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a Greek painter, who probably lived about or soon after the time of Alexander the Great, since Pliny mentions him immediately after the great painters of that age, but as an artist of a totally different style. He devoted himself entirely to the production of small pictures of low and mean subjects; "tonstrinas sulrinasque pinxit et asellos et obsonia et similia," says Pliny; where we take the first two words to mean, not that he decorated the walls of the barbers' and shoemakers' shops with his pictures, but that he made pictures of them. It may also be taken for granted that these were treated in a quaint, or even a grotesque manner. His paintings were a source of great delight (consmmatae voluptatis), and commanded higher prices than the greatest works of many painters. (Plin. Nat. 35.10. s. 37.)

The ancients gave a name to this kind of painting, respecting the true form of which there is a difference of opinion. Pliny says that Pyreicus was called, on account of the subjects of his pictures, Rhyparographos (the reading of all the MSS.), instead of which Salmasius proposed to read Rhopographos, as better suited to the sense, and Welcker adopts the correction (ad Philostr. 396), while Sillig and others are satisfied with the former reading. The difference is hardly important enough to be discussed here. (See Sillig, Cat. Artif s. v.; Döderlein, Lat. Synon. vol. ii. p. 38; and the Greek Lexicons, s. vv.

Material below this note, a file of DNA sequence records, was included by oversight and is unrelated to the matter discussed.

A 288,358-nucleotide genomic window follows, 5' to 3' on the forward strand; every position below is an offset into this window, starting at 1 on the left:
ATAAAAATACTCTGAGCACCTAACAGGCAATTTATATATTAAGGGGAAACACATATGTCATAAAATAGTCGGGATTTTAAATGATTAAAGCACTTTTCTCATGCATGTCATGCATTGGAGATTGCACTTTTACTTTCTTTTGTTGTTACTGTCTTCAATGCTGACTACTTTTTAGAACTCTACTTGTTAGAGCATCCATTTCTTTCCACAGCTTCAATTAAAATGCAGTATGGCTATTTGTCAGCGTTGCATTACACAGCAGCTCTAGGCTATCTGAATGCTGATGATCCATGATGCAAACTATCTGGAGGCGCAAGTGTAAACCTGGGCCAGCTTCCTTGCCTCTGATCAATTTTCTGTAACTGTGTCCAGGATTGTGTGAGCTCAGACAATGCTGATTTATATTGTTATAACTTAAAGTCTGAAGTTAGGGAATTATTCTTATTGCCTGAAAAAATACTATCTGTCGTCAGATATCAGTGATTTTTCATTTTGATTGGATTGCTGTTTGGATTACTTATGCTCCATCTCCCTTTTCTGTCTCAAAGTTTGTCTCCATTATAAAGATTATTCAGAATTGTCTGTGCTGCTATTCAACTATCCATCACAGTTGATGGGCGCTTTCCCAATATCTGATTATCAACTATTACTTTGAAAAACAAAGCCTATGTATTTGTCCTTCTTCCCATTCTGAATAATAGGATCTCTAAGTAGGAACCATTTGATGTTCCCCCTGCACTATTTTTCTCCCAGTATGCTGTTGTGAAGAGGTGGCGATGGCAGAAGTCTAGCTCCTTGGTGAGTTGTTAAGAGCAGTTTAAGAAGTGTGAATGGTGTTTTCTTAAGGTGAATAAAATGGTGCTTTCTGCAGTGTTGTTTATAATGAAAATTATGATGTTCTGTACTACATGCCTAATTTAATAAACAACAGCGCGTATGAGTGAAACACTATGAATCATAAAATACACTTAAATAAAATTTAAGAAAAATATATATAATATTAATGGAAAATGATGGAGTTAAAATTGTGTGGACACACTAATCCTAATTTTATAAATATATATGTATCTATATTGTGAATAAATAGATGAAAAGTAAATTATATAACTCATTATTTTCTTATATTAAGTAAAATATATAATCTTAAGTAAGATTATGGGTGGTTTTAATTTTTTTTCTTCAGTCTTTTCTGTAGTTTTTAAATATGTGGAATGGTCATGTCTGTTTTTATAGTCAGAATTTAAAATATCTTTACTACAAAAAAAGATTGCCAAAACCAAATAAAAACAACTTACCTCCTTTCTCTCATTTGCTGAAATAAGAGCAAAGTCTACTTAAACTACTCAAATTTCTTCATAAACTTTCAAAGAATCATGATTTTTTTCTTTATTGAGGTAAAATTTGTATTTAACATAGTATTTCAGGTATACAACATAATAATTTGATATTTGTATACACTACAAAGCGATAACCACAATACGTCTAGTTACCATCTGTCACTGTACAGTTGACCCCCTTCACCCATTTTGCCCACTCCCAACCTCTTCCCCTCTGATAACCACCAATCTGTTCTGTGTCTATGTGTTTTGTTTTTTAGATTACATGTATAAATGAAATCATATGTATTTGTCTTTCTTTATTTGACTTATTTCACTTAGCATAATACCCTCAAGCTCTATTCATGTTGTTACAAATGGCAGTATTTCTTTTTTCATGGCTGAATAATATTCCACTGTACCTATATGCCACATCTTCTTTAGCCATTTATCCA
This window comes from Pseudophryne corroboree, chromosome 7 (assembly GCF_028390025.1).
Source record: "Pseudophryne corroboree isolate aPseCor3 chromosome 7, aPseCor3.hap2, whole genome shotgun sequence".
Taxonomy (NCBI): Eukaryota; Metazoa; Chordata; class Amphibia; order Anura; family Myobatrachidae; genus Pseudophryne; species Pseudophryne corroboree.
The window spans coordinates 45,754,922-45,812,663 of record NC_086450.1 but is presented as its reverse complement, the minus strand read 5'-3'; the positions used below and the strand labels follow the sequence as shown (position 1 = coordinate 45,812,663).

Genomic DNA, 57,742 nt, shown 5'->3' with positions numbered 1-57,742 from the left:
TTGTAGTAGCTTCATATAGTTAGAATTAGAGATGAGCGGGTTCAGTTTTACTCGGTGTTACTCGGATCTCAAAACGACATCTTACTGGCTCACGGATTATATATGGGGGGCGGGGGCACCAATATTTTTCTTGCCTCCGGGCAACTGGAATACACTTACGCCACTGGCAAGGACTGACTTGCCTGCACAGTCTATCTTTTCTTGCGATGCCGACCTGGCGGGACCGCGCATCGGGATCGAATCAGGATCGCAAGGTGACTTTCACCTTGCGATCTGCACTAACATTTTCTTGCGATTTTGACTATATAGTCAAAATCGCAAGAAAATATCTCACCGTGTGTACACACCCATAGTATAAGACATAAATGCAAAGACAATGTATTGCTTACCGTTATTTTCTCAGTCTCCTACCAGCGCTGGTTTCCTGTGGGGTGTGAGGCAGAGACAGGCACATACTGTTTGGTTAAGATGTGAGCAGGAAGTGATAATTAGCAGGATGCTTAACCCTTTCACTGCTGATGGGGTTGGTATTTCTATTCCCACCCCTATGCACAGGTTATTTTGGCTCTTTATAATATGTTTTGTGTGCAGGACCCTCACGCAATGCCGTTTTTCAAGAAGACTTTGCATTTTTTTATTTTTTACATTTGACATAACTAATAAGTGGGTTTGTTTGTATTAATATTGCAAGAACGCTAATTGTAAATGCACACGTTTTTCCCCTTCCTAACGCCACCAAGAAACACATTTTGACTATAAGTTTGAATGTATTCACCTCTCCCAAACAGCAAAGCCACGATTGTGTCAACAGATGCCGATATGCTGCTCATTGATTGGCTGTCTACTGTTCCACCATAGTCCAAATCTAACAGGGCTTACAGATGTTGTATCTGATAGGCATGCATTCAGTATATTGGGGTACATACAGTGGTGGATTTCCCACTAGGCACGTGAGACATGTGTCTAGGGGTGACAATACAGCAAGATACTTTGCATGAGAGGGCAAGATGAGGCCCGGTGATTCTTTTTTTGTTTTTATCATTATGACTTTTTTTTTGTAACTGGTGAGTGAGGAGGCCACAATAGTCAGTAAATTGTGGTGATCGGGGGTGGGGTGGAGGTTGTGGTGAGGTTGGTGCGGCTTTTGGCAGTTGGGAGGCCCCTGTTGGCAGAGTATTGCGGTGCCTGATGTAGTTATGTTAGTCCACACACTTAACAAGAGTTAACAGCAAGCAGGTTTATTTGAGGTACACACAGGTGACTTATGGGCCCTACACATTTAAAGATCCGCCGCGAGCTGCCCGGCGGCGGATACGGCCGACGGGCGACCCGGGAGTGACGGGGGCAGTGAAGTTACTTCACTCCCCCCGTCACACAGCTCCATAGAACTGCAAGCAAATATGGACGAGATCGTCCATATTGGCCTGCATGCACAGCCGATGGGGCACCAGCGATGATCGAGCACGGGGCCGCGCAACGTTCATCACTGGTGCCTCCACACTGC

There is a line of Propertius (3.9. 12. s. 7. 12, Burmann) in which Burmann reads, on the authority of two MSS.,--

Pyreicus parva vindicat arte locum,

where the great majority of the MSS. have Parrhasius, a reading which would easily be inserted by a transcriber ignorant of the less known name of Pyreicus. In connection with Pyreicus the phrase parac arte has a clear meaning; whereas it is difficult to explain it as referring to Parrhasius It is, however, uncertain which is right. Hertzberg keeps to the common reading. (See Sillig, Cat. Art. s. v.; and Hertzberg, Comment. ad loc.)


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